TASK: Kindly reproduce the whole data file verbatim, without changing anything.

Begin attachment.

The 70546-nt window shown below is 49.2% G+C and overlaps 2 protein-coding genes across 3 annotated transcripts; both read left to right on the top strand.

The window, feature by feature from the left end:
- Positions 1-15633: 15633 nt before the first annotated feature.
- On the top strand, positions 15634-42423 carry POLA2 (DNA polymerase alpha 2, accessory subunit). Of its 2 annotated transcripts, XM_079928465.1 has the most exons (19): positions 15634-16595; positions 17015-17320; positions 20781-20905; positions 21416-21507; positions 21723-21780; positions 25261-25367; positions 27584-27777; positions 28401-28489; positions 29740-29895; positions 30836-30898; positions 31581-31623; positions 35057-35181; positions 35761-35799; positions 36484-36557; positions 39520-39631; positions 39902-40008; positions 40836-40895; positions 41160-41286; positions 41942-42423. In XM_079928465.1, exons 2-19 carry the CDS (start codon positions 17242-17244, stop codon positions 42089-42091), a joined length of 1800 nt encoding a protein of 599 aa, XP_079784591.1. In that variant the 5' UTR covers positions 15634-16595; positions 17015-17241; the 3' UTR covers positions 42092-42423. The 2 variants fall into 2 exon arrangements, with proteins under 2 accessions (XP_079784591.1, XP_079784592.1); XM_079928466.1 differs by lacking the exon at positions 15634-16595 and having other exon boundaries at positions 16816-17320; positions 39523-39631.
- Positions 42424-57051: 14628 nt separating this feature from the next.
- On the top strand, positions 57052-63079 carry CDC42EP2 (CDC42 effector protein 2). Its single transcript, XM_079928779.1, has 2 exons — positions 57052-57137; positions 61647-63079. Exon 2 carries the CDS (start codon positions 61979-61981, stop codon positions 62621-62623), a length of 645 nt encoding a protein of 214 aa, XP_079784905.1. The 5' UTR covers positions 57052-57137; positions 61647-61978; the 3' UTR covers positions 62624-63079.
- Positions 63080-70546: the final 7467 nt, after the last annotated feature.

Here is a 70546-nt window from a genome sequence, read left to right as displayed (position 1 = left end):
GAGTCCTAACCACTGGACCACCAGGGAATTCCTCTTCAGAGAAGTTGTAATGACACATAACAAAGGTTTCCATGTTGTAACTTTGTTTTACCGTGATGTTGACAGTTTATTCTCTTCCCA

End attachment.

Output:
The 70546-nt window shown below is 49.2% G+C and overlaps 2 protein-coding genes across 3 annotated transcripts; both read left to right on the top strand.

The window, feature by feature from the left end:
- Positions 1-15633: 15633 nt before the first annotated feature.
- On the top strand, positions 15634-42423 carry POLA2 (DNA polymerase alpha 2, accessory subunit). Of its 2 annotated transcripts, XM_079928465.1 has the most exons (19): positions 15634-16595; positions 17015-17320; positions 20781-20905; positions 21416-21507; positions 21723-21780; positions 25261-25367; positions 27584-27777; positions 28401-28489; positions 29740-29895; positions 30836-30898; positions 31581-31623; positions 35057-35181; positions 35761-35799; positions 36484-36557; positions 39520-39631; positions 39902-40008; positions 40836-40895; positions 41160-41286; positions 41942-42423. In XM_079928465.1, exons 2-19 carry the CDS (start codon positions 17242-17244, stop codon positions 42089-42091), a joined length of 1800 nt encoding a protein of 599 aa, XP_079784591.1. In that variant the 5' UTR covers positions 15634-16595; positions 17015-17241; the 3' UTR covers positions 42092-42423. The 2 variants fall into 2 exon arrangements, with proteins under 2 accessions (XP_079784591.1, XP_079784592.1); XM_079928466.1 differs by lacking the exon at positions 15634-16595 and having other exon boundaries at positions 16816-17320; positions 39523-39631.
- Positions 42424-57051: 14628 nt separating this feature from the next.
- On the top strand, positions 57052-63079 carry CDC42EP2 (CDC42 effector protein 2). Its single transcript, XM_079928779.1, has 2 exons — positions 57052-57137; positions 61647-63079. Exon 2 carries the CDS (start codon positions 61979-61981, stop codon positions 62621-62623), a length of 645 nt encoding a protein of 214 aa, XP_079784905.1. The 5' UTR covers positions 57052-57137; positions 61647-61978; the 3' UTR covers positions 62624-63079.
- Positions 63080-70546: the final 7467 nt, after the last annotated feature.

Here is a 70546-nt window from a genome sequence, read left to right as displayed (position 1 = left end):
GAGTCCTAACCACTGGACCACCAGGGAATTCCTCTTCAGAGAAGTTGTAATGACACATAACAAAGGTTTCCATGTTGTAACTTTGTTTTACCGTGATGTTGACAGTTTATTCTCTTCCCA